When can you just make a few fixes to keep your website up to date, and when is it time to throw it out in favor of a serious redesign? Here are ten signs you may need a redesign. Any one might not offer enough of a reason by itself, but if you answer “yes” to three or more, give some thought to overhauling it.
- It looks old-fashioned. A site that contains a text block stretched across the whole page, one with bordered tables, or one with web counters looks ancient. A flat color scheme, long bullet lists, and blinking text are some more indicators of outdated design. If your site looks old, people will subconsciously wonder how up to date your business is. A design with a modern look will create a more positive impression.
- It isn’t mobile-friendly. Most Web accesses today come from mobile devices such as tablets and smartphones. If the content doesn’t fit well on a small screen, you’ll lose a large part of your audience. The modern paradigm is responsive design, meaning a design that adapts to the environment where it’s being displayed. The layout will change depending on whether it has a small screen or a big one to work with, and maybe even on whether the user is holding the device in portrait or landscape orientation. It’s also possible to have separate desktop and mobile websites, though this can take more work to maintain.
- It doesn’t perform well on search engines. Search engine optimization (SEO) is a tricky art, and just adding some keywords may not suffice to improve your search rank. Methods that once worked well are now out of favor. Reworking the site, keeping the latest SEO principles in mind, can give a site a boost in Web searches and bring in more traffic.
- It’s badly organized. If it’s hard for people to find what they’re looking for on the site, they won’t stay around for long. Your site may have grown over time from a simple design, and what started out as a clean design may have grown clumsy with the addition of more features and pages. Or perhaps the original site was the result of do-it-yourself work from the days when your business operated in a garage. Rethinking the whole design may be what’s necessary to fix the problem.
- It’s slow to load. If a page takes more than a second or two to load, some readers will give up on it. The longer it takes, the more readers you’ll lose. The order in which things load is important too. It’s better to have the text appear quickly and the menus take a bit longer than for the main content to appear only after everything else is there.
- Your business has rebranded. This might just be a matter of changing logos and titles, but it doesn’t hurt to have a new look to go with a new brand. Brands include color schemes and fonts, not just images. If the rebranding includes a domain name change, you’ll want the old site to redirect people to the new site, and it shouldn’t look basically like the old one.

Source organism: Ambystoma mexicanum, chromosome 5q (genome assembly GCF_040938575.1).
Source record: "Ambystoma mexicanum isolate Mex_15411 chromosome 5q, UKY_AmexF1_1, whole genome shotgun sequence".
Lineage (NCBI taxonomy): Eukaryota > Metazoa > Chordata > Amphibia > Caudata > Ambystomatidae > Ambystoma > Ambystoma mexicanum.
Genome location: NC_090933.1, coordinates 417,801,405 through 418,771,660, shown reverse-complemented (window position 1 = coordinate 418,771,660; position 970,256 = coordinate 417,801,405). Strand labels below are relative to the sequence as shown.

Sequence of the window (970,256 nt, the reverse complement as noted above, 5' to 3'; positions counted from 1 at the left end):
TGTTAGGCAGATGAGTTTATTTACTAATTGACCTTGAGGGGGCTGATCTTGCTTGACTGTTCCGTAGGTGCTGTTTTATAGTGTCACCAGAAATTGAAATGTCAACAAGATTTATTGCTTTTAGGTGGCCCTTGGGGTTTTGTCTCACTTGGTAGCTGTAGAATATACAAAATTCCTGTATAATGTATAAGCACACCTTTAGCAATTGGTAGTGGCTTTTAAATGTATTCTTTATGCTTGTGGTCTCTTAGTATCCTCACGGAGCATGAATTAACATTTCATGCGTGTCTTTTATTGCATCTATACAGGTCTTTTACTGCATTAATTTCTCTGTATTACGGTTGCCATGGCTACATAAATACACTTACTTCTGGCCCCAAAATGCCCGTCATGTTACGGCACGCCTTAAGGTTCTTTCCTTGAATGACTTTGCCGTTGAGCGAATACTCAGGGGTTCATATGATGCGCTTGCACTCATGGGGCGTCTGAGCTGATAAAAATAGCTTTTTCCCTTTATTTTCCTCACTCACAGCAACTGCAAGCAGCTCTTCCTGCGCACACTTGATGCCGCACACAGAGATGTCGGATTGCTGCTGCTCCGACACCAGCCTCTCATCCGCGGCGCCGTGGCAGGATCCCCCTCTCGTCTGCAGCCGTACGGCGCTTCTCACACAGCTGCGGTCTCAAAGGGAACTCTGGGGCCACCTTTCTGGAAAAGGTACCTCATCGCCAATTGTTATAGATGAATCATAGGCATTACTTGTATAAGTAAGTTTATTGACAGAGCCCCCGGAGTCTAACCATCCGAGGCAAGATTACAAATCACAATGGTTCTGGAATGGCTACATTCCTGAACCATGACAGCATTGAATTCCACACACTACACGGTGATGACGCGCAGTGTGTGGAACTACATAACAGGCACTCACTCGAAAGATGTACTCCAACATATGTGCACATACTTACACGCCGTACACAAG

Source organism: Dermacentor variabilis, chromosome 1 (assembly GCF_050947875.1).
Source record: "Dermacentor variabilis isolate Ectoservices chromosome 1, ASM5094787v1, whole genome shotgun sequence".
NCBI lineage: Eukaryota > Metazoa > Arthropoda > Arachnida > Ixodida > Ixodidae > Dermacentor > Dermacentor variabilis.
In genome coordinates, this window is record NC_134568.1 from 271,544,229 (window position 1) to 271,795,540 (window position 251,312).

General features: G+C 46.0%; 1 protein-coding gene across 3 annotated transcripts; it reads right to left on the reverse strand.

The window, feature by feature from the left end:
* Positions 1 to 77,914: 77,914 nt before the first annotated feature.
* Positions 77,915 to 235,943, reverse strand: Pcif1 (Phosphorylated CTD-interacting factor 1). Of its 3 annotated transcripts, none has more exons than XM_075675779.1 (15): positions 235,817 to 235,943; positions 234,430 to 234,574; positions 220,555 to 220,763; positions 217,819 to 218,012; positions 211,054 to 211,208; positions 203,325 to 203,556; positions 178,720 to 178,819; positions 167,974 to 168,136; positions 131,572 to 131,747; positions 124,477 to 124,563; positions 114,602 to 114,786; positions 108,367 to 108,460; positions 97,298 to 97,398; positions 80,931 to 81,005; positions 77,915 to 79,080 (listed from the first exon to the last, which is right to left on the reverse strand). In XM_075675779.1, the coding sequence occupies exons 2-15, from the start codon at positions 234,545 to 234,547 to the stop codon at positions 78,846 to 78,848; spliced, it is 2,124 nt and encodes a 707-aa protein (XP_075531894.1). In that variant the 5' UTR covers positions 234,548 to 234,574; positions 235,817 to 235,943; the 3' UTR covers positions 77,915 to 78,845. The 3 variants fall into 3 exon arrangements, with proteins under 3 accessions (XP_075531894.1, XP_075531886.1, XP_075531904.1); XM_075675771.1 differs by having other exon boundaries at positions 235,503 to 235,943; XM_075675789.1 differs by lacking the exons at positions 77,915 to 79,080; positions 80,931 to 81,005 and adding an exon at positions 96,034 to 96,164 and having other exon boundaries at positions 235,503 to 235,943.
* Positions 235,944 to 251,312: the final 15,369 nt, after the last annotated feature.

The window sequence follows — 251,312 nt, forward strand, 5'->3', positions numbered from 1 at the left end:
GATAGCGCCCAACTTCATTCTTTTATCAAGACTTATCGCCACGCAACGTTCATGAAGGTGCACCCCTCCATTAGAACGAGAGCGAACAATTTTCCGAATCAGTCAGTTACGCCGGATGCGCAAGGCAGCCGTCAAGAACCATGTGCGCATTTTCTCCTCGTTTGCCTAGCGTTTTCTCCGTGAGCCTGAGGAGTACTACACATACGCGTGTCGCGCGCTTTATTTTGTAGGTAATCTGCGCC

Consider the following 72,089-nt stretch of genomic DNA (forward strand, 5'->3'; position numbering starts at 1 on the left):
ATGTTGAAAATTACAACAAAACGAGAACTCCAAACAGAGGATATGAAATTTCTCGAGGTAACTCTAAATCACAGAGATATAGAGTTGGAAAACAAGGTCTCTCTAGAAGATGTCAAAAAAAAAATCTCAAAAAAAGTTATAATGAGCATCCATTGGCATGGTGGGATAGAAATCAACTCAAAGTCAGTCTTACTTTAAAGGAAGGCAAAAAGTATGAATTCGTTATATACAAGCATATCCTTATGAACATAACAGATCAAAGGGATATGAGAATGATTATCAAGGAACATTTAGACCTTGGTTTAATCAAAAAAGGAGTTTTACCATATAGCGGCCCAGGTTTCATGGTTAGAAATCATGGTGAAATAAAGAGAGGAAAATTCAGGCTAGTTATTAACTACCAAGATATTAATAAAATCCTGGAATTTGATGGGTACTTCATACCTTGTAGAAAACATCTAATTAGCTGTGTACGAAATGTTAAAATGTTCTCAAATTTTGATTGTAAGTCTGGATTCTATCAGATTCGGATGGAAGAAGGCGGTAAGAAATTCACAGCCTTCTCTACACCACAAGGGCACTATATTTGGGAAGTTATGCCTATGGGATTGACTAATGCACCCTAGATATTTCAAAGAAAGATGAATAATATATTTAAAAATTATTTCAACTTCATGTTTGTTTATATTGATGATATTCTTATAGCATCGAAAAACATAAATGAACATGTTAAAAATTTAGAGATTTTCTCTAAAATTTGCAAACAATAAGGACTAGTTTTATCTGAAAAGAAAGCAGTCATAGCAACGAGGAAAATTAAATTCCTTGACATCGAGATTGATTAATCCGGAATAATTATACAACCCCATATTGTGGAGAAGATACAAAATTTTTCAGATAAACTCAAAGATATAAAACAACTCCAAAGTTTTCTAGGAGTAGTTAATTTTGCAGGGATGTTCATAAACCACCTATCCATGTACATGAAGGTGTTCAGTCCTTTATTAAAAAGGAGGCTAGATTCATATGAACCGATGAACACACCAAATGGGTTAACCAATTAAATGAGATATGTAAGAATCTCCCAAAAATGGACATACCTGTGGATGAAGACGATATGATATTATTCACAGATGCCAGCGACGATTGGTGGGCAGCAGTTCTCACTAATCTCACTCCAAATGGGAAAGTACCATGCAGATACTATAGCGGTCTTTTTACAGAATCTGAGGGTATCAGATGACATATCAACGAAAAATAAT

- Your business has undergone major changes. Even if the brand is the same, your market may have significantly changed or grown into other areas. If your existing design works well, adding new material to it may do the job, but you should consider whether it will scale up to a broader range. If your market has shifted, a change in the site’s design may do a better job of reaching people.
- You need major new features. If you want to add online ordering, for example, your existing software base might not provide a way to connect to the payment platform of your choice. It can be valuable to embed social media features in your website, so that you can better connect with your customers. That might be difficult to do without reworking the site design.
- The competition is outshining you. If your site looks great, but your competitor’s looks even better, you’ve still got a problem. When the competition is fierce, you have to make your site the best it can be, and that could mean bringing in expert designers to give it a complete facelift. You may need some new features to match what the other site is offering.
- It’s based on old technology and is hard to maintain. A site that requires Adobe Flash and doesn’t provide an alternative simply won’t work on a lot of devices. One that loads a new page for every interaction, instead of updating in place when only a small change is needed, is slow and clumsy. If you created your site with FrontPage, it’s really time to rework the whole thing.
Redesigning a website is a significant task, but it doesn’t have to be a painful one. Start by defining your goals and expectations. You’ve got a clean slate; don’t let the existing site limit your thinking. Once you’ve discovered enough reasons to change the site, you’ll undoubtedly find there are even more things you can improve in the process. Assemble a checklist of all the improvements that you’d like to make, and discuss them with your designer.
If you retain qualified designers and plan on working with them through each stage of the development process, you can move to a new site without a panicked transition. We build sites that look up to date, are responsive, have good SEO performance, and will boost your business. Please contact us to learn more.